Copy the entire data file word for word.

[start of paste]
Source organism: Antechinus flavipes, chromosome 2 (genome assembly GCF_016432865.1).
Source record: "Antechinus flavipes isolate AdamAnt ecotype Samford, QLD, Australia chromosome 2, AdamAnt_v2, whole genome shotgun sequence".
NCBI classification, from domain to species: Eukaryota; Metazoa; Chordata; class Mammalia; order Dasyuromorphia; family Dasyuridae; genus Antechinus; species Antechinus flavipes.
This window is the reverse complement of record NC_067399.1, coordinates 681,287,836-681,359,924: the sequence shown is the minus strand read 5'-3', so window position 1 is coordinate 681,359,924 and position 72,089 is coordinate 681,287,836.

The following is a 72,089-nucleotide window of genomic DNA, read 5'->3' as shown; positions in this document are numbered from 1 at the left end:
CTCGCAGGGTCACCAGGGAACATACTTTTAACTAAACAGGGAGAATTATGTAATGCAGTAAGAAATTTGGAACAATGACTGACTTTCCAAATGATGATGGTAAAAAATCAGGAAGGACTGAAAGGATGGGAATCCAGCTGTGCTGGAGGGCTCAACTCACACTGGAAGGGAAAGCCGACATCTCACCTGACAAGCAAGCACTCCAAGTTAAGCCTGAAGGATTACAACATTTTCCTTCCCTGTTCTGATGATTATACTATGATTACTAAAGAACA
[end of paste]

Source organism: Antechinus flavipes, chromosome 2 (genome assembly GCF_016432865.1).
Source record: "Antechinus flavipes isolate AdamAnt ecotype Samford, QLD, Australia chromosome 2, AdamAnt_v2, whole genome shotgun sequence".
NCBI classification, from domain to species: Eukaryota; Metazoa; Chordata; class Mammalia; order Dasyuromorphia; family Dasyuridae; genus Antechinus; species Antechinus flavipes.
This window is the reverse complement of record NC_067399.1, coordinates 681,287,836-681,359,924: the sequence shown is the minus strand read 5'-3', so window position 1 is coordinate 681,359,924 and position 72,089 is coordinate 681,287,836.

The following is a 72,089-nucleotide window of genomic DNA, read 5'->3' as shown; positions in this document are numbered from 1 at the left end:
CTCGCAGGGTCACCAGGGAACATACTTTTAACTAAACAGGGAGAATTATGTAATGCAGTAAGAAATTTGGAACAATGACTGACTTTCCAAATGATGATGGTAAAAAATCAGGAAGGACTGAAAGGATGGGAATCCAGCTGTGCTGGAGGGCTCAACTCACACTGGAAGGGAAAGCCGACATCTCACCTGACAAGCAAGCACTCCAAGTTAAGCCTGAAGGATTACAACATTTTCCTTCCCTGTTCTGATGATTATACTATGATTACTAAAGAACA